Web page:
Partnership with Puyallup Tribe enriches curriculum helping students gain understanding and respect for Native American heritage
Geiger classroom lesson

Sitting spaced out on the floor, Kendra Paskey’s preschool and kindergarten students at Geiger Montessori discuss what they’ve learned so far about the history of Native Americans and the Puyallup Tribe of Indians.

“They’ve lived here for thousands and thousands and thousands and thousands of years,” said kindergarten student Gabriel, referring to the Puyallup people.

Paskey shares a short video, “Land of the Puyallup People” narrated in both English and Lushootseed (xʷəlšucid, dxʷləšúcid), the native language of the Puyallup tribe. And after the video, she begins reading a new book to the class, “A River Lost.” She’ll read the book over a series of days, breaking excerpts into small writing lessons and laying the groundwork for future lessons and projects on salmon.

November is Native American Heritage Month, and the materials and lessons Paskey uses are from the State and District’s Since Time Immemorial (STI) curriculum and resources shared by the Puyallup tribe.

Paskey doesn’t want to teach lessons on Native American history only in November or have lessons separate from other things students are learning.

“Lessons need to build on one-another,” Paskey said. “And as a teacher I don’t have time to teach anything in isolation. For example, today’s story is an opportunity to talk about different kinds of fiction and a chance to practice their writing skills. And the story will introduce information on salmon, which will support future science lessons.”

The STI curriculum provides units and resources for every grade level. Additionally, STI stipulates that each school district partner with its nearest tribal neighbor, for TPS that is the Puyallup Tribe of Indians.

“The Puyallup Tribe Historic Preservation Office and Language Department has been a wonderful source of information and partner regarding many aspects of their history, language, and culture,” said Indian Education Director David Syth, an enrolled member of the Crow Nation.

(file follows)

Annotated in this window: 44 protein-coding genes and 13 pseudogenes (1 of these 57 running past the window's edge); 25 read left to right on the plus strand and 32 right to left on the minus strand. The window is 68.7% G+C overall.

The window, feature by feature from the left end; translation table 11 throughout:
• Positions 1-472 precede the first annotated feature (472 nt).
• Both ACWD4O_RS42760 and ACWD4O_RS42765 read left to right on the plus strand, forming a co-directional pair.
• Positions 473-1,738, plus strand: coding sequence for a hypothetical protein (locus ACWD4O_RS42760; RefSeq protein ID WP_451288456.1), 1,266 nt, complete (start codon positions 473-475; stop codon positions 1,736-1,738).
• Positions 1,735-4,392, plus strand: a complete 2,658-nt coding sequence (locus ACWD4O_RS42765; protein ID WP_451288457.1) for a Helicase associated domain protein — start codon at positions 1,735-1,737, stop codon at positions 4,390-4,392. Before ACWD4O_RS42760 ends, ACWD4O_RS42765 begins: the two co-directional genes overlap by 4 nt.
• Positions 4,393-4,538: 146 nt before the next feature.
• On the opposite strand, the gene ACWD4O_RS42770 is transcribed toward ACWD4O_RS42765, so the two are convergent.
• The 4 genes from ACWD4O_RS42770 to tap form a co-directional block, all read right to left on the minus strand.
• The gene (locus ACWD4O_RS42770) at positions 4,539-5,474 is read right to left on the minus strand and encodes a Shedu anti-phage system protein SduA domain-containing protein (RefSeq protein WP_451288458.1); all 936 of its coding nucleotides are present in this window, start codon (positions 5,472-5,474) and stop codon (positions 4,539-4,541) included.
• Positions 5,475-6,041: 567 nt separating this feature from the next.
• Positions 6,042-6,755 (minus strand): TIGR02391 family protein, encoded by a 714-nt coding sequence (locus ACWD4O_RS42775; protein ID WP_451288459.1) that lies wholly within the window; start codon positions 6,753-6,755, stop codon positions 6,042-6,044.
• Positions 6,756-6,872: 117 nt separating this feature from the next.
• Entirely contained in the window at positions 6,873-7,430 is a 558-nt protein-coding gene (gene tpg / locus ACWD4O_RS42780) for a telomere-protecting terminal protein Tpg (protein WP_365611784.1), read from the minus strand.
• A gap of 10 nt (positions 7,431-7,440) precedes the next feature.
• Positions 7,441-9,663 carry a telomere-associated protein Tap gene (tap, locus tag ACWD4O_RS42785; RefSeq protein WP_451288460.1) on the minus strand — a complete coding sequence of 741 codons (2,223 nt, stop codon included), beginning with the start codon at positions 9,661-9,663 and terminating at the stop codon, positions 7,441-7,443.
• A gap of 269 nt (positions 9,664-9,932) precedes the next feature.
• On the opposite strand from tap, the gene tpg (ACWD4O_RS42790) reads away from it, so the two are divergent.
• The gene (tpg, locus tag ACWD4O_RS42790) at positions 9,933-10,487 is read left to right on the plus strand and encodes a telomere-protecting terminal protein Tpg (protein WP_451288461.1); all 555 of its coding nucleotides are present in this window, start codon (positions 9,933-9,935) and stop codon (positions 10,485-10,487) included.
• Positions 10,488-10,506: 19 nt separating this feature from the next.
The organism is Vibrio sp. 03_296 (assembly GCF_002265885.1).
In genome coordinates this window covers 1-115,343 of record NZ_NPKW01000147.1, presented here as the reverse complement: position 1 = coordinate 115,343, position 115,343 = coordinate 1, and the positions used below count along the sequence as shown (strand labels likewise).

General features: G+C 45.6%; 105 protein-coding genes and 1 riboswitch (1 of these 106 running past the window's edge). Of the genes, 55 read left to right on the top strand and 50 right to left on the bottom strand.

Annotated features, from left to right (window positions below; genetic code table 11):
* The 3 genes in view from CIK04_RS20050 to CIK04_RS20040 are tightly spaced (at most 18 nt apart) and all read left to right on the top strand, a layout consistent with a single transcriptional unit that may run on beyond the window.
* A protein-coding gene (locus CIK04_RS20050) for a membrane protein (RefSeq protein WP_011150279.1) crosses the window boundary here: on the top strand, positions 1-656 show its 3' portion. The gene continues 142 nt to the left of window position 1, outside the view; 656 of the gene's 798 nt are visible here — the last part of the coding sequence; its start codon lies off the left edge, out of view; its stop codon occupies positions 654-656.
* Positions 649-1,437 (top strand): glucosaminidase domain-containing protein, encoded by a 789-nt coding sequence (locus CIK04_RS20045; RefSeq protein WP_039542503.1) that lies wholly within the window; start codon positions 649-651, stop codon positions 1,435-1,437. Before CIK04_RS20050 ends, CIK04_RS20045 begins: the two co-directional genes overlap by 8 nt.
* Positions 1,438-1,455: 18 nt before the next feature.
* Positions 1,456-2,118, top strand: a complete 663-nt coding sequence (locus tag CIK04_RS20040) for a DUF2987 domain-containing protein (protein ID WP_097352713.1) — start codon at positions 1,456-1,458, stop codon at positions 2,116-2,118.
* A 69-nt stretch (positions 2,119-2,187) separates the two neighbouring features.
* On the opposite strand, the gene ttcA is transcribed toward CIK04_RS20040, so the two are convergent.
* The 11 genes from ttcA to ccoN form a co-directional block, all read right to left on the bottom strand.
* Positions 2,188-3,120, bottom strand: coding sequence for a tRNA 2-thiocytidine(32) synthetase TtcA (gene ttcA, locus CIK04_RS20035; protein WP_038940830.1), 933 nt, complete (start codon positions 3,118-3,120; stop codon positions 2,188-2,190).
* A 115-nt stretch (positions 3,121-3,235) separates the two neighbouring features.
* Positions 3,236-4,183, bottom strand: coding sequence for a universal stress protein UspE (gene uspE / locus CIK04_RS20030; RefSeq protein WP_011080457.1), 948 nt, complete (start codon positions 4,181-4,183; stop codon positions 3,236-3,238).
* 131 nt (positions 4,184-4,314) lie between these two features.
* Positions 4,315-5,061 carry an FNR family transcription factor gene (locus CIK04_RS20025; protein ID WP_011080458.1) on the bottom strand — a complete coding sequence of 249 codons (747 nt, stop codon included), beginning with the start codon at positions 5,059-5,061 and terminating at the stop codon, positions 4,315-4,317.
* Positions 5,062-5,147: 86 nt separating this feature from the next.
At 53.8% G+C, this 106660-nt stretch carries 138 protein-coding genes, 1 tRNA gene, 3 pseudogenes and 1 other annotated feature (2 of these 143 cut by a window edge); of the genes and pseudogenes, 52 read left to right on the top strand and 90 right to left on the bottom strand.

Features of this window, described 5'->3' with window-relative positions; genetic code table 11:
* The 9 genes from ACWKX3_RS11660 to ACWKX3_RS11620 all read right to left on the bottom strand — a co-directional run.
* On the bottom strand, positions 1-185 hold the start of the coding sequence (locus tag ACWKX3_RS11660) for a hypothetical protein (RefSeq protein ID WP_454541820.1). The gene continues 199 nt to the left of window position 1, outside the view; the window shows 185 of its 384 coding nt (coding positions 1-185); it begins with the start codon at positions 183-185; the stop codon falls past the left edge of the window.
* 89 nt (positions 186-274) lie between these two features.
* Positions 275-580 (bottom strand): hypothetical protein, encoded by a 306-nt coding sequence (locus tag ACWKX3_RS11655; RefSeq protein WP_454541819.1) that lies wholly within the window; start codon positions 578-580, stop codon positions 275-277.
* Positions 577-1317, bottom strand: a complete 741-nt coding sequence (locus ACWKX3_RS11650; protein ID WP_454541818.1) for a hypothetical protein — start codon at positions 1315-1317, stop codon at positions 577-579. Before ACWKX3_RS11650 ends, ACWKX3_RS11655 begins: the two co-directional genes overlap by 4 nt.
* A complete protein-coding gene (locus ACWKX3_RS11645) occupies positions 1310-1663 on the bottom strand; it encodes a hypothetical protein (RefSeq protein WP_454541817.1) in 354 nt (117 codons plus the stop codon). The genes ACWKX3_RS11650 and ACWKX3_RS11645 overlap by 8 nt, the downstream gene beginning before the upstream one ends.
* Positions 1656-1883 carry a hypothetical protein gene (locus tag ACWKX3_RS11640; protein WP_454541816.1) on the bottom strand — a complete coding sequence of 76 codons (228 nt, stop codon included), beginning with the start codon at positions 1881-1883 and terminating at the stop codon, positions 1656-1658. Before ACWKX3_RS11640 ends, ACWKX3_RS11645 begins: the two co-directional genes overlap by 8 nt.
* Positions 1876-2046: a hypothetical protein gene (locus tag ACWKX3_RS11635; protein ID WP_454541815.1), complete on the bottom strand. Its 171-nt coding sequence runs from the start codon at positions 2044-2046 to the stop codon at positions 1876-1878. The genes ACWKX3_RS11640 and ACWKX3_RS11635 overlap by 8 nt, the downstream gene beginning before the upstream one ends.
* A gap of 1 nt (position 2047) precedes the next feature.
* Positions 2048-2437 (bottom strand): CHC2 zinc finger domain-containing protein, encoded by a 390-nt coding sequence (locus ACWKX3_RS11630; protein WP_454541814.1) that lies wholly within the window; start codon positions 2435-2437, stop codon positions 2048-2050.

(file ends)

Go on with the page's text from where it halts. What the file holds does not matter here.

And while the history of Native Americans is complex, Paskey sees her young students learning and gaining from the curriculum.

“I see them engaged and interested,” Paskey said. “They are learning about the history of the land we live on and gaining respect for Native American cultures. It is especially beneficial when I am able to bring in Native American guest speakers, and it’s my dream to bring them on a field trip to the Salmon Festival in April.”

Native American History Month is federally recognized, and in Washington State the fourth Friday of November is also recognized at Native American History Day. The month and day are an opportunity to recognize, honor and celebrate the rich and diverse cultures, traditions, and histories of Native people. In the area now known as the United States, Native Americans have inhabited the land since time immemorial (before anyone can remember). And twenty-nine 29 federally recognized tribes call Washington state home.

Tacoma Public Schools serves about 700 self-identified Native American/Alaska Native students with over 100 U.S. federally recognized tribes represented. The federally funded TPS Indian Education program connects American Indian and Alaskan Native students and their families with culture, community, and educational support. 

“It is so important for all students to have some understanding of Native American history and culture,” Syth said. “But more than that, we want our native students to have connections with their cultural identity and feel a sense of pride in who they are and their unique history.”

The TPS partnership with the Puyallup Tribe goes well beyond the STI curriculum, they play a key role in supporting the district’s Indian Education program. “They truly value our native students in their academic and cultural journeys,” he said.

Syth believes more students may be eligible than the number enrolled: “Sometimes families don’t think they qualify because their child lacks tribal enrollment. But students are eligible for the Title VI Indian Education Program if their parent or grandparent has a tribal affiliation. We want to serve as many students as possible."

Students or families interested in the program can find more information on the district website or by emailing David Syth.

Media Contact

Dan Voelpel, Executive Director of Communications | 253-571-1015 |

About Tacoma Schools

Tacoma Public Schools is the only district designated an Innovation Zone by Washington State. A leader in implementing innovative schools and programs to meet the diverse needs of every student, every day, TPS serves approximately 30,000 students from preschool to grade 12 and at nearly 5000 employees is one of the largest employers in Tacoma. Learn more...


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